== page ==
Tardigrades or water bears, as they're often adorably called, are some of the most amazing animals out there. Considered the most extreme animal on the planet, the water bear can withstand intense heat, cold, pressure, radiation, even the vacuum of space. There's a lot we could learn from it and a recent genome sequencing of the animal's DNA might explain why it's so freaking indestructible.
The animal that can withstand outer space and can come back from the dead
In 2007, researchers attached thousands of the 1mm-long tardigrades to a satellite and blasted them into space. Weeks later, after the satellite returned back to Earth, researchers found many of them had survived and, remarkably, some females even laid eggs -- in space. The newly hatched younglings were healthy.
Tardigrades, who first appeared some 500 million years ago during the Cambrian, can even come back from the dead, as Japanese cryobiologists recently demonstrated. The Japanese researchers thawed some water bears that had been frozen for 30 years and found some of the defrosted creatures were still alive. What's more, they could even manage to reproduce with one laying 19 eggs of which 14 successfully hatched.
To pull off these death-defying feats, tardigrades employ a couple of tricks. When faced with the prospect of annihilation, either due to lack of food or due to exposure to absolute zero temperatures, the water bear essentially dries out and retracts its head and its eight legs. It then enters a deep state of suspended animation that closely resembles death. Its metabolism slows to 0.01% of the normal rate and the body becomes almost devoid of water. The video below shows how much the water bear shrinks when deprived of water.
This suspended state can be maintained for decades, as the Japanese researchers proved earlier, and the water bear can be revived when placed in contact with water.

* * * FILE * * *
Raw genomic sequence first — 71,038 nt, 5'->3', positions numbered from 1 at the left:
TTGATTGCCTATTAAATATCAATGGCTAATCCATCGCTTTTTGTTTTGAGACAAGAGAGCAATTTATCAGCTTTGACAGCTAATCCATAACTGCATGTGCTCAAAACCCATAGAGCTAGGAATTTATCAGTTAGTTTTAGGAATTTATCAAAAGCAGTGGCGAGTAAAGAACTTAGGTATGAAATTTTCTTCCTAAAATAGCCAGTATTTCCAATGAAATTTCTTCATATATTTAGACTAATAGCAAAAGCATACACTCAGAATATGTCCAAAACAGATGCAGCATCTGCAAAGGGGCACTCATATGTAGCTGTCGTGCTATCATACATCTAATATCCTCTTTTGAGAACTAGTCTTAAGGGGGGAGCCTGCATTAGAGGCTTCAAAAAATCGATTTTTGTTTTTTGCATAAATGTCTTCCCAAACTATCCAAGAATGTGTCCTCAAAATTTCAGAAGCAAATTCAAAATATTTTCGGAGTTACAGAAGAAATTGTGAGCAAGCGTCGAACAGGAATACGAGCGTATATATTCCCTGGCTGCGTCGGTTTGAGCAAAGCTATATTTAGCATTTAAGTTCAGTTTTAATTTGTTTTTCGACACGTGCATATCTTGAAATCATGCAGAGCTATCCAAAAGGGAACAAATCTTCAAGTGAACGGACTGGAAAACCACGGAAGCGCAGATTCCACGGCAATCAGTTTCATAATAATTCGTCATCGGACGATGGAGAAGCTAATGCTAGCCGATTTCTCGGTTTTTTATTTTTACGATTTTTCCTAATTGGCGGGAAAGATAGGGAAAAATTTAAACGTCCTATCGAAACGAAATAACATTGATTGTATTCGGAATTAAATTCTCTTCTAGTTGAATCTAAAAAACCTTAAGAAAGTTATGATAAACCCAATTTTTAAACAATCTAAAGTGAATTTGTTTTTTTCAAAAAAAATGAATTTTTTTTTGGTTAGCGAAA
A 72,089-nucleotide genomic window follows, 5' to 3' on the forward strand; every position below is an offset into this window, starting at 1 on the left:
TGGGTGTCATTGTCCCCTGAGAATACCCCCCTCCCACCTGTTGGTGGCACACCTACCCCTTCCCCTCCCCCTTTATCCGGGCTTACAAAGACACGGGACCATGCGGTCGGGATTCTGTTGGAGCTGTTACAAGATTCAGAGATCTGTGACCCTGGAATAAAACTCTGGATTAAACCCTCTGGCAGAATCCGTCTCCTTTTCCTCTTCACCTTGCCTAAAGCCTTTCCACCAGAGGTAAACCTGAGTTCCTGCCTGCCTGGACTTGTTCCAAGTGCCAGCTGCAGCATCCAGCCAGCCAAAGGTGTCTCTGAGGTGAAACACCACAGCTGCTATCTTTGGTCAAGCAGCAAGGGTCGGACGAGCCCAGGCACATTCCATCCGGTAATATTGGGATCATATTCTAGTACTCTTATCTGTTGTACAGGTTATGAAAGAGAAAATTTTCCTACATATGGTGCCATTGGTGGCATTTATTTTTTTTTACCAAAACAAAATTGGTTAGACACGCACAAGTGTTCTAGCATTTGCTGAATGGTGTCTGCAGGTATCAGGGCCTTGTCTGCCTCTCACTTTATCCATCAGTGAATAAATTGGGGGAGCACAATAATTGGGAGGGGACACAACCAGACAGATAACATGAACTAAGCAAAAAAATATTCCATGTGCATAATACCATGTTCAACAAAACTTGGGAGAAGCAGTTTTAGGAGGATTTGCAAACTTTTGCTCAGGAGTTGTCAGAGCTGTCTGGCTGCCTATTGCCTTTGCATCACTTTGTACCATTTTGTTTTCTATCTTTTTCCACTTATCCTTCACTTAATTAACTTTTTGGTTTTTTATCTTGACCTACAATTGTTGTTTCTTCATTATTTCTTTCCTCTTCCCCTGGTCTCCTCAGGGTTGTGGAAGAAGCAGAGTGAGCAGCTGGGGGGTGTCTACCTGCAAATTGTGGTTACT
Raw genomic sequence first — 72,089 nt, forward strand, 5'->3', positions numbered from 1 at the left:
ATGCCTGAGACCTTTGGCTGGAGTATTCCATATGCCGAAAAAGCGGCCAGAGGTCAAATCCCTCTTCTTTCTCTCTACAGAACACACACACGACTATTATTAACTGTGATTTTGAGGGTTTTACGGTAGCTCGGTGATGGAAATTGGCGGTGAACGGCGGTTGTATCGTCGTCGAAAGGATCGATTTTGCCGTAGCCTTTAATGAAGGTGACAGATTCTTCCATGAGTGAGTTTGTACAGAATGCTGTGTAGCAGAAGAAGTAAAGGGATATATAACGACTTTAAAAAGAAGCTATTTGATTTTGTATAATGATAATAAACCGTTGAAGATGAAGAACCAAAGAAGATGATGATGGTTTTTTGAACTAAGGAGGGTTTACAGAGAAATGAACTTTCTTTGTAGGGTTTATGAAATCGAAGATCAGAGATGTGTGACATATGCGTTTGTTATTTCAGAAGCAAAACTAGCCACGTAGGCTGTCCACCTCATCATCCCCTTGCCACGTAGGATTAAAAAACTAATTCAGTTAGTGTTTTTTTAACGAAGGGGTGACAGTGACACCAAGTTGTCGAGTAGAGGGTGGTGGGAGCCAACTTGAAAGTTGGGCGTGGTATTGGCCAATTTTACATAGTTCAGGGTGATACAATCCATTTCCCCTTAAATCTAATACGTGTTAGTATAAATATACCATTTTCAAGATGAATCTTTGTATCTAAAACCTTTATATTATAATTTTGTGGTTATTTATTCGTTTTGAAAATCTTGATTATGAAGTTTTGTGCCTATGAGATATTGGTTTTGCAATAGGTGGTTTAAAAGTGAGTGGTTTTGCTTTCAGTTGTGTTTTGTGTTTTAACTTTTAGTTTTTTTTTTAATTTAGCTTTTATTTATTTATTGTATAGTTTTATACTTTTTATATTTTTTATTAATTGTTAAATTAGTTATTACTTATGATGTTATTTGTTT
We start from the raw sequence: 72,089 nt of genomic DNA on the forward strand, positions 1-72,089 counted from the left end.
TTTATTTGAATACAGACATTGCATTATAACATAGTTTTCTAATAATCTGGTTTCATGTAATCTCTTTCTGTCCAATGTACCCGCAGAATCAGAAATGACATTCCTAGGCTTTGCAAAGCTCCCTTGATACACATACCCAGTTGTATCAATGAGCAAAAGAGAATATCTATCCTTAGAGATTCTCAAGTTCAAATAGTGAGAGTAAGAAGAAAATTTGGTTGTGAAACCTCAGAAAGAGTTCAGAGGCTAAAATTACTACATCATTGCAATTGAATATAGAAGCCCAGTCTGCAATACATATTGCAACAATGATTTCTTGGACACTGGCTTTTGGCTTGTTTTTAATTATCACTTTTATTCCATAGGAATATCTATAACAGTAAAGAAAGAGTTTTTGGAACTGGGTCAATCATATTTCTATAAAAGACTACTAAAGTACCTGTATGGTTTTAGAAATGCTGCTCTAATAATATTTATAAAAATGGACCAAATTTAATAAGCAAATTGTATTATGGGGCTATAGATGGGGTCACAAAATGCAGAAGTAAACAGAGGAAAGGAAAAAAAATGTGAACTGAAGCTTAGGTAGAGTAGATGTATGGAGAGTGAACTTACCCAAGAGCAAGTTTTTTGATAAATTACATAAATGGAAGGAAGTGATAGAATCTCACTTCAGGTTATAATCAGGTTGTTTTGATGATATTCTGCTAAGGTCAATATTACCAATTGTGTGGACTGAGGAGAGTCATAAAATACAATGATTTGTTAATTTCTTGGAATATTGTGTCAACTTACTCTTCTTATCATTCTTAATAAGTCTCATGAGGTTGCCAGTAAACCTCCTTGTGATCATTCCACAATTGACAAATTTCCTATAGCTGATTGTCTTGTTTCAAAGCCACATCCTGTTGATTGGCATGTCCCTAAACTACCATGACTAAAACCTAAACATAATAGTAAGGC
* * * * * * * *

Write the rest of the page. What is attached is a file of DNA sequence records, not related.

The thing is, this process damages the DNA yet the extremophiles don't seem to mind at all. In fact, they seem to flourish in spite of this.
Previously, researchers at University of North Carolina (UNC) at Chapel Hill sequenced a tardigrade's genome and found 17.5 percent of it was comprised of foreign DNA. This means that some of its genes come from entirely different species. Most species, including humans, don't have more than one percent foreign DNA in their genomes, so tardigrades have more foreign DNA than any other species. The previous record-holder was a microscopic animal known as a rotifer.
"Animals that can survive extreme stresses may be particularly prone to acquiring foreign genes -- and bacterial genes might be better able to withstand stresses than animal ones," Thomas Boothby, first author of the study said.
The UNC researchers found tardigrades had 6,000 foreign genes, mainly from bacteria. There are many bacterial species that can withstand extreme pressure and heat, which might explain the tardigrades' resilience. Yet the study didn't answer how the water bears cope with having their DNA damaged to the point of obliteration.
A new study published in the journal Nature Communications this week might be revealing in this respect. University of Tokyo researchers sequenced the genome of a water bear (Ramazzottius variornatus) and found the small aquatic animal has a gene coding a single protein which confers resistance to DNA damage in human cultured cells.
The protein is unique to the tardigrades and helps cells tolerate DNA damage. Besides this mysterious protein, the team led by Takekazu Kuieda found other genes responsible for the tolerance of stressful environments.
It's still unclear how the tardigrades' unique adaptations function at the molecular level, but evidence is piling up that these tiny critters evolved unique strategies to cope with stressful conditions. Until we know for sure what makes the water bear such an extreme hero, here's a cute video of one such creature walking on moss.